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Cashing in on Conferences: Refining Event Investments to Boost ROI

June 26th, 2017 | Posted by APT in Technology

Trade shows, conferences, webinars – tech companies invest in all of these events to grow relationships and acquire new ones. Since sales processes are often six months or longer, strategies that can accelerate them are quite valuable – and the conventional wisdom is that events play a key role in speeding up sales cycles. Given this, events are a core component of many companies’ go-to-market strategies, and organizations worldwide spend hundreds of billions of dollars in this area alone. Further, hosting, attending, and exhibiting at events can comprise up to 21 percent of corporate marketing budgets.

However, it is extremely difficult to understand an event’s true ROI. Tech companies face a major challenge in determining not just which events are worth big investments, but how much marketing budget to allocate to each event. Complex sales processes with many sales and marketing touchpoints pose an obstacle to isolating the direct impact of any individual action, such as inviting a prospect to an event.

Another complicating factor is that executives from accounts that attend events are usually already engaged, and therefore naturally more inclined to make a purchase, regardless of whether or not they attend the event. For marketers seeking to measure the impact of such events, this natural bias makes it all the more challenging to understand purchase behavior caused by the event itself.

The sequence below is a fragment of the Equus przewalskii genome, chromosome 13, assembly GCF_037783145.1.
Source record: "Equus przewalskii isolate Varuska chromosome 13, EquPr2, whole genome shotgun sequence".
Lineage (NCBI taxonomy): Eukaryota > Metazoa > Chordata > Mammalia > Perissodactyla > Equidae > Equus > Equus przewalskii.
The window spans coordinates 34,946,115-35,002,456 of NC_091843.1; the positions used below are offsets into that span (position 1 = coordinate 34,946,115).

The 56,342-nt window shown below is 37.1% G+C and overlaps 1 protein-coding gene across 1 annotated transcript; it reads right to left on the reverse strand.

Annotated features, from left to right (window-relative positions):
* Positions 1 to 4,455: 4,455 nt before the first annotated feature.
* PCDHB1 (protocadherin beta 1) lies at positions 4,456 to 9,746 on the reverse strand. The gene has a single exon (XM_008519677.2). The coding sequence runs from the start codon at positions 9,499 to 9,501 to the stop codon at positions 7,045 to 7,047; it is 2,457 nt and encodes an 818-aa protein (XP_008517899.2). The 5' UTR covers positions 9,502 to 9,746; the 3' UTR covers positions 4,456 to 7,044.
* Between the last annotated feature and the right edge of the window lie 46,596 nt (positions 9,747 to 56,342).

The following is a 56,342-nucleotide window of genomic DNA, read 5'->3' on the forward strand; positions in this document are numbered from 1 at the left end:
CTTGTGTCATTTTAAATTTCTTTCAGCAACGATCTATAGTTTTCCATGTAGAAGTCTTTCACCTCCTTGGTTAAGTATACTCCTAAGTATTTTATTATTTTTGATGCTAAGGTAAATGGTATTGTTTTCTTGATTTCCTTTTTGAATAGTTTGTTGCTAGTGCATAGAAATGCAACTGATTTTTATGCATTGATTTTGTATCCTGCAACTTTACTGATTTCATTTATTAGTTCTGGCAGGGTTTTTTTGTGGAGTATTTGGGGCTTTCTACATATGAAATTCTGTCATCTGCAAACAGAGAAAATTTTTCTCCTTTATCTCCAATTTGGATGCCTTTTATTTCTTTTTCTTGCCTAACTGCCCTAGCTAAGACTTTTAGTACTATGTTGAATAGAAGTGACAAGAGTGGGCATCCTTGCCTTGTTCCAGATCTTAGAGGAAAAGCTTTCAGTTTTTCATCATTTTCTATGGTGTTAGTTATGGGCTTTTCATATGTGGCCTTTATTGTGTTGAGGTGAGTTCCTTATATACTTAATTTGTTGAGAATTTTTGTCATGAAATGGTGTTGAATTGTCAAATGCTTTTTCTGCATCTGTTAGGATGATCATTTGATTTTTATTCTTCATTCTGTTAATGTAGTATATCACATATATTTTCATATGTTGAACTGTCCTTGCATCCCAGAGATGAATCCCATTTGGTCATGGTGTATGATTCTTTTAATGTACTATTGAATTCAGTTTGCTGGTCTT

In order for executives to align marketing budgets with the highest-ROI opportunities, they must establish an accurate and reliable methodology to measure events’ true impact in the environment of long sales cycles and natural biases in the data. The best way to clearly establish cause-and-effect between events and sales is with test vs. control analysis; that is, comparing the purchasing behavior of event attendees against the behavior of similar prospects that did not attend the event. By applying this methodology across all events, organizations can develop an objective view of which investments are most effective in driving sales.

For example, one B2B technology company that devotes substantial marketing budget to prospect- and client-facing events recently wanted to measure the revenue impact of these events, in order to decide how to allocate budget in the upcoming year. The organization identified a control group of customers that did not attend each event and that naturally exhibited similar behavior to the test group, those that did attend. From there, the organization was able to use test vs. control analysis to understand the test group’s expected performance had they not attended the event. They then drilled down into the results to understand the events’ impact at a more granular level, and found that:

  1. While the events were ROI-positive on average, some were more impactful than others
  2. The events worked best for sales of one specific product category
  3. Certain types of attendees had a greater impact on results than others
  4. Incremental revenue lift was different for accounts at different stages of the pipeline

These insights enabled the company to confidently allocate more budget and resources to the events that were shown to be most impactful. By taking a rigorous test vs. control approach to evaluate the incremental impact of different events, tech companies can better answer the question: How many sales were closed because of a given event? Over time, these insights can add tens of millions of dollars to the bottom line by empowering organizations to invest in the right events, with the right accounts.

To learn more about leveraging analytics to optimize event investments, click here.

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